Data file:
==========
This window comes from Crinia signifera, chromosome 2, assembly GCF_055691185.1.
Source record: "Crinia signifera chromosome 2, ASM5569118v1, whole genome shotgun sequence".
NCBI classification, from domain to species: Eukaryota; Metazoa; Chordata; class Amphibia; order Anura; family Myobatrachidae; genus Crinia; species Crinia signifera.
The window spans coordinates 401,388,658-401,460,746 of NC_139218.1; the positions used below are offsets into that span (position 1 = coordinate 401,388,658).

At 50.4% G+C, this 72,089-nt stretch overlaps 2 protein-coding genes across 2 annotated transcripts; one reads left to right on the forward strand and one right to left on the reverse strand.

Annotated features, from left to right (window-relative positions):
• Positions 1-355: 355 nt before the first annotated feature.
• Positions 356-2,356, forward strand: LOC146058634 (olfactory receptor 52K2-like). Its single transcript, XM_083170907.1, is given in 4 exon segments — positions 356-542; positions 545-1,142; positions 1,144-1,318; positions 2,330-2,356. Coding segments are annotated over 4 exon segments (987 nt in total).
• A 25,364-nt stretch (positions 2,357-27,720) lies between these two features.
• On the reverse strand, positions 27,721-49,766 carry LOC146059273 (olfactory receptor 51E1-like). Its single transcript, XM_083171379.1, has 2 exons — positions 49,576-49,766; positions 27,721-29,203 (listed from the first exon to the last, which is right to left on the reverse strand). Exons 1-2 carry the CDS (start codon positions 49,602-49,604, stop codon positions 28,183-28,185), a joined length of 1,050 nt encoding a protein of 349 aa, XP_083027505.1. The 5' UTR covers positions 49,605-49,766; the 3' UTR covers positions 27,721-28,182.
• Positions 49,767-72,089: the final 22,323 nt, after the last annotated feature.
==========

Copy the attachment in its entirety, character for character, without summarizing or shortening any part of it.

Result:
This window comes from Crinia signifera, chromosome 2, assembly GCF_055691185.1.
Source record: "Crinia signifera chromosome 2, ASM5569118v1, whole genome shotgun sequence".
NCBI classification, from domain to species: Eukaryota; Metazoa; Chordata; class Amphibia; order Anura; family Myobatrachidae; genus Crinia; species Crinia signifera.
The window spans coordinates 401,388,658-401,460,746 of NC_139218.1; the positions used below are offsets into that span (position 1 = coordinate 401,388,658).

At 50.4% G+C, this 72,089-nt stretch overlaps 2 protein-coding genes across 2 annotated transcripts; one reads left to right on the forward strand and one right to left on the reverse strand.

Annotated features, from left to right (window-relative positions):
• Positions 1-355: 355 nt before the first annotated feature.
• Positions 356-2,356, forward strand: LOC146058634 (olfactory receptor 52K2-like). Its single transcript, XM_083170907.1, is given in 4 exon segments — positions 356-542; positions 545-1,142; positions 1,144-1,318; positions 2,330-2,356. Coding segments are annotated over 4 exon segments (987 nt in total).
• A 25,364-nt stretch (positions 2,357-27,720) lies between these two features.
• On the reverse strand, positions 27,721-49,766 carry LOC146059273 (olfactory receptor 51E1-like). Its single transcript, XM_083171379.1, has 2 exons — positions 49,576-49,766; positions 27,721-29,203 (listed from the first exon to the last, which is right to left on the reverse strand). Exons 1-2 carry the CDS (start codon positions 49,602-49,604, stop codon positions 28,183-28,185), a joined length of 1,050 nt encoding a protein of 349 aa, XP_083027505.1. The 5' UTR covers positions 49,605-49,766; the 3' UTR covers positions 27,721-28,182.
• Positions 49,767-72,089: the final 22,323 nt, after the last annotated feature.